53rd-infantry-group-exercise Niall Carson Niall Carson

He said his role is to offer advice to Government but said there had been “challenges” for him in making the case for more funding. 

“It (Government) prioritises its resources against the broader playing field in which it looks at where the challenges are.

“I think there’s a litany of [examples] since the foundation of the State of that tension that exists between the Defense Forces and in Finance, for instance.

“And that’s a simple reality whereby the Defence Forces is seen as a cost centre, that it consumes resources, that may well be allocated better elsewhere.

“And that is a challenge for me in terms of making the case [for more funding],” he said. 

Retention Crisis

In regard to the retention crisis, the Chief of Staff said that because of the churn effect there wasn’t an “efficient” return on the investment in training of members.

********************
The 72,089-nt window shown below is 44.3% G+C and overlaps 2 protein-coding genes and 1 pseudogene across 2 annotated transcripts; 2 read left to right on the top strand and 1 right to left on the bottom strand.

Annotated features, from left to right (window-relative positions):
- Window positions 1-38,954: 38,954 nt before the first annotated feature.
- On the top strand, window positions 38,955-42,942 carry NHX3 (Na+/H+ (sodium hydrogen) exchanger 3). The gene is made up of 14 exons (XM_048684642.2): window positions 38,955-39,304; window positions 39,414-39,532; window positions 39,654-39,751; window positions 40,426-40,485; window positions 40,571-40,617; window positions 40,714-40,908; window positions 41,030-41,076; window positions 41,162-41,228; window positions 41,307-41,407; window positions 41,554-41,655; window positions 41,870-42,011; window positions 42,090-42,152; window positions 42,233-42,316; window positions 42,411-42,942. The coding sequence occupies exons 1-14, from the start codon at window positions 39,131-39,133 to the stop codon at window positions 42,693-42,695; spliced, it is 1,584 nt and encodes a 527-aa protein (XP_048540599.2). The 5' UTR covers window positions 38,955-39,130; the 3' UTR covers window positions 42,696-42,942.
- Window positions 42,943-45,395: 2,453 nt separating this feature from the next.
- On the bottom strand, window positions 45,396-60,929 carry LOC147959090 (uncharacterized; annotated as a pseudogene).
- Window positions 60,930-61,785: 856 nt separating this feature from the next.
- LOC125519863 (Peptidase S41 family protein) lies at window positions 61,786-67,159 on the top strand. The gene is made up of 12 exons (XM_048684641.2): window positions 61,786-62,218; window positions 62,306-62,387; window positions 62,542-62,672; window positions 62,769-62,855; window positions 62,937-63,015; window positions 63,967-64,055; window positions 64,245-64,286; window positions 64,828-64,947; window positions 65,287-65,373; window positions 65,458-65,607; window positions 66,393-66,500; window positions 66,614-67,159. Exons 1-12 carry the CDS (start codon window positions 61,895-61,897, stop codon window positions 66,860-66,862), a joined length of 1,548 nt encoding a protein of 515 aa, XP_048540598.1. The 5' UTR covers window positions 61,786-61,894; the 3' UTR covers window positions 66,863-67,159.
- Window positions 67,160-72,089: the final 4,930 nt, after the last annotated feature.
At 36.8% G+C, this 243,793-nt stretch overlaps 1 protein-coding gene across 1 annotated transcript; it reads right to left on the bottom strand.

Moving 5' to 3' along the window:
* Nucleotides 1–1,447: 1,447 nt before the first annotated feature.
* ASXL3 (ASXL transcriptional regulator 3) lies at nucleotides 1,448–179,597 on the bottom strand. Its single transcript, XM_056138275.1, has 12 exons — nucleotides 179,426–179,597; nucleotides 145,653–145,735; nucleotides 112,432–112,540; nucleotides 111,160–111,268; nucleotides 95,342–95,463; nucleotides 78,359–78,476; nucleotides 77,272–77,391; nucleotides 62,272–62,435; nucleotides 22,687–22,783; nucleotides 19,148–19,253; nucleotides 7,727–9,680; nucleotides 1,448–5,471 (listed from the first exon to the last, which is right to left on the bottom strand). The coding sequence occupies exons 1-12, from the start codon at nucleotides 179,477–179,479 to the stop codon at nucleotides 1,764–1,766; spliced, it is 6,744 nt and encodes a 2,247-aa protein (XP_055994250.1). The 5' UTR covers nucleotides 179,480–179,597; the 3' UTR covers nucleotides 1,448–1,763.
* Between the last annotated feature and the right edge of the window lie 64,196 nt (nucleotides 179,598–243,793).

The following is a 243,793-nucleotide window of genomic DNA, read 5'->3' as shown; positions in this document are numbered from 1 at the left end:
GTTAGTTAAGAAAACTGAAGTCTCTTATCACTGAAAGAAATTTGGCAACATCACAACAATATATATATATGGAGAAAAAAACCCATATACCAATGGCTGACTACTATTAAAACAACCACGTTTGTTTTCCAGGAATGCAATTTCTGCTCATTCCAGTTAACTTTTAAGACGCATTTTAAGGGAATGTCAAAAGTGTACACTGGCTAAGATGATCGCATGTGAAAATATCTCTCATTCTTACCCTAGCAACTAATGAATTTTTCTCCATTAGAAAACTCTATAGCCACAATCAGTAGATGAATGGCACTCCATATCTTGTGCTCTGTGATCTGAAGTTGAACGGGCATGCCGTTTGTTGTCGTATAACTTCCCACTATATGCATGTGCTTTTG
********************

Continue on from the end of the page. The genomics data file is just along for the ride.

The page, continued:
He accepted the arguments made about pay, that higher wages would insentivise people to stay in the military, but believes that the crisis goes deeper than that. 

He spoke about the problem of losing institutional knowledge as new members leave, taking the lessons learned with them which in turn increases risk.

“But the issue is not about the starting pay, the issue is about the actual retention and the attractiveness of of remaining in the organisation where individuals can go to their bank and get a mortgage, and that they can actually have that security of tenure in the Defence Forces,” he said.

Mellett said he believes the new Minister for Defence Simon Coveney when he says he is  committed to better financing Oglaigh na hÉireann.